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Barn Notes: Thursday, May 03, 2012
In Today's Notes: Jockey Rosemary Homeister Jr. Starting a New Life; Arlington Opening Also Offers Mid-America Triple Preview at Churchill
JOCKEY ROSEMARY HOMEISTER JR. STARTING A NEW LIFE
Jockey Rosemary Homeister Jr. may be a new name on the Arlington racing program this summer, but she's hardly a new name to racing fans around the nation.
Her mother and father were both jockeys, her own distinguished riding career began 20 years ago, and during the summer of 2009 she surpassed the legendary Patti Cooksey to become the second leading female rider of all time behind Hall of Fame jockey Julie Krone.
After riding her first race at South Florida's Calder Race Course in March of 1992, she moved her tack to New Jersey's Monmouth Park that summer to earn leading apprentice honors at that Jersey Shore oval and later won that year's Eclipse Award as the nation's outstanding apprentice jockey.
She's won leading rider honors at Hialeah Park and Colonial Downs, been second leading rider at Tampa Bay Downs and Laurel Park, ridden once in the Kentucky Derby, and barring the unforeseen, the 39-year-old (and proud of it) native of Hollywood, Florida will reach the 2,500-career win milestone soon after the Arlington season gets underway Friday.
Why is her name Rosemary Homeister Jr.?
"It all began because my mother and I have the same exact first, middle and last name," she has explained on her website. "When I started my riding career the public thought that mother was training and riding for other trainers. That caused a conflict of interest with the bettors, so I came up with the idea to put the 'Jr.' at the end of my name and it stuck. I am legally not a Jr. – only in racing."
However, to confuse things further, now Rosemary Homeister Jr. has a daughter – Victoria Rose, born eight and a half months ago.
"I had to retire briefly last year to go home and have my baby," Homeister Jr. said this week in Chicagoland, where she has been in residence for two weeks while breezing horses in the mornings at Arlington for locally-based trainers like Christine Janks, Donnie K. Von Hemel, Michele Boyce, Mike Stidham and Mike Dini."To be honest, I wasn't too happy when I first found out I was going to have a baby," Homeister said. "I knew I'd have to give up riding – at least for awhile – and during the course of my pregnancy, I gained 50 pounds. Shortly before I delivered, my weight topped out and 162 pounds and I thought I'd never get to be a jockey again. I felt trapped in my own body.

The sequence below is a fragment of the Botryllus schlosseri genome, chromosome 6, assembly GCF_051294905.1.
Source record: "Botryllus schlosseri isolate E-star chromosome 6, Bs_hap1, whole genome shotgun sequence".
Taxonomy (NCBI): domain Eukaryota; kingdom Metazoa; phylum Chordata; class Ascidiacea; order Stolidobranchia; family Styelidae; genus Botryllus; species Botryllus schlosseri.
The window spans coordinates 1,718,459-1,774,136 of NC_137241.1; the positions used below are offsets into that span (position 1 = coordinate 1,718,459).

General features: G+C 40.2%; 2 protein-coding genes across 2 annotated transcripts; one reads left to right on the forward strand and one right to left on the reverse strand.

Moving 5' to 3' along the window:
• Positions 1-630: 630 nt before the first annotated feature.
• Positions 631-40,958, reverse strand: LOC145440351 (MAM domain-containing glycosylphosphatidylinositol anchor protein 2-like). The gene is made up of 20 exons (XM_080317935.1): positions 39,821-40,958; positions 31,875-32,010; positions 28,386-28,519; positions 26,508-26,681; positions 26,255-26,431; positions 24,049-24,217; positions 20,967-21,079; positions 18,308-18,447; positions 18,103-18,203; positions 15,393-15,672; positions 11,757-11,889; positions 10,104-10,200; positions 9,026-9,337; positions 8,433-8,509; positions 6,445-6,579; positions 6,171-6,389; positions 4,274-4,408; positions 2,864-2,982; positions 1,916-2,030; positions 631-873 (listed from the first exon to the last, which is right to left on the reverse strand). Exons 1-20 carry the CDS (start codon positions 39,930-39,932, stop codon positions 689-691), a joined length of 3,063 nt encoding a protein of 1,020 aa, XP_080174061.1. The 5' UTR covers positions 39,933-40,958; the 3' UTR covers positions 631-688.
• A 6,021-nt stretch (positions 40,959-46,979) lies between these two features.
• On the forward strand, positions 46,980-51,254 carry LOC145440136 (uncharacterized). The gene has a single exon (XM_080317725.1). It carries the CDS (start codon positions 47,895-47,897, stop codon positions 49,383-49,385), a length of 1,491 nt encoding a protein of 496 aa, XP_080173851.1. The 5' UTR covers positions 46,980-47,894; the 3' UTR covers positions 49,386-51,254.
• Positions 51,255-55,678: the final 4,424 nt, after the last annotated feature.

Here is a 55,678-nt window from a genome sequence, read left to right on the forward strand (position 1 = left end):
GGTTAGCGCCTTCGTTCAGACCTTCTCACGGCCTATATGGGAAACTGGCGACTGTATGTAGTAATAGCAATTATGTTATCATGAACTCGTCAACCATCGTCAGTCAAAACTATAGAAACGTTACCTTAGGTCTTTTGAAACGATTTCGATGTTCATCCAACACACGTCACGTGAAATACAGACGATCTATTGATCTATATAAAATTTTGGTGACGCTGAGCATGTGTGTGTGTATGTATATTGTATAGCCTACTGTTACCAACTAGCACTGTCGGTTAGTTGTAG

"But as soon as they pulled that baby out and laid it on top of my stomach, everything changed for me," Homeister said. "They told me that a baby usually bonds with the mother right away, and as soon as they gave her to me she stopped crying and starting cuddling with me. I felt this immediate rush of love – this absolutely overwhelming feeling of love came over me. It was a truly amazing experience. The best blessing I have ever had.
"Now, I feel like I'm at a great stage in my life," Homeister said. "I went back to the gym soon after my daughter was born, hired a personal trainer and began to lose the weight while building my strength back as soon as I could. I'm very happy to be back riding even though I've already had an awesome career. (Trainer) Eric Reed and his wife Kay have been very helpful to me in getting my riding career back. I like to say he is my manager but he is also my daughter's godfather. Now, I want to do everything for her. Her health and happiness are my main concern, but I also feel very blessed to be back riding once again and being able to stay in one place all summer long by riding at Arlington."
ARLINGTON OPENING OFFERS MID-AMERICA TRIPLE PREP AT CHURCHILL
It's opening day of the 2012 Arlington Park season Friday in Chicago, as well as Kentucky Oaks Day in Louisville, with full-card simulcasting from Churchill Downs available for Arlington's guests throughout Friday's gala afternoon.
However, in addition to the 138th running of the Kentucky Oaks on Friday as the feminine counterpart to Saturday's Kentucky Derby, the Twin Spires oval will also host the 20th renewal of its Grade II $200,000 American Turf for 3-year-olds going 1 1/16-miles over Churchill's Matt Winn Turf Course.
Churchill's American Turf serves as a precursor for Arlington's Mid-America Triple over Arlington's grass, beginning on May 26 with the 78th running of the prestigious $125,000 Arlington Classic, continuing with the 97th renewal of the Grade III $200,000 American Derby on Million Preview Day July 14 and concluding with the 36th running of the Grade I $500,000 Secretariat Stakes as part of Arlington Million Day Aug. 18.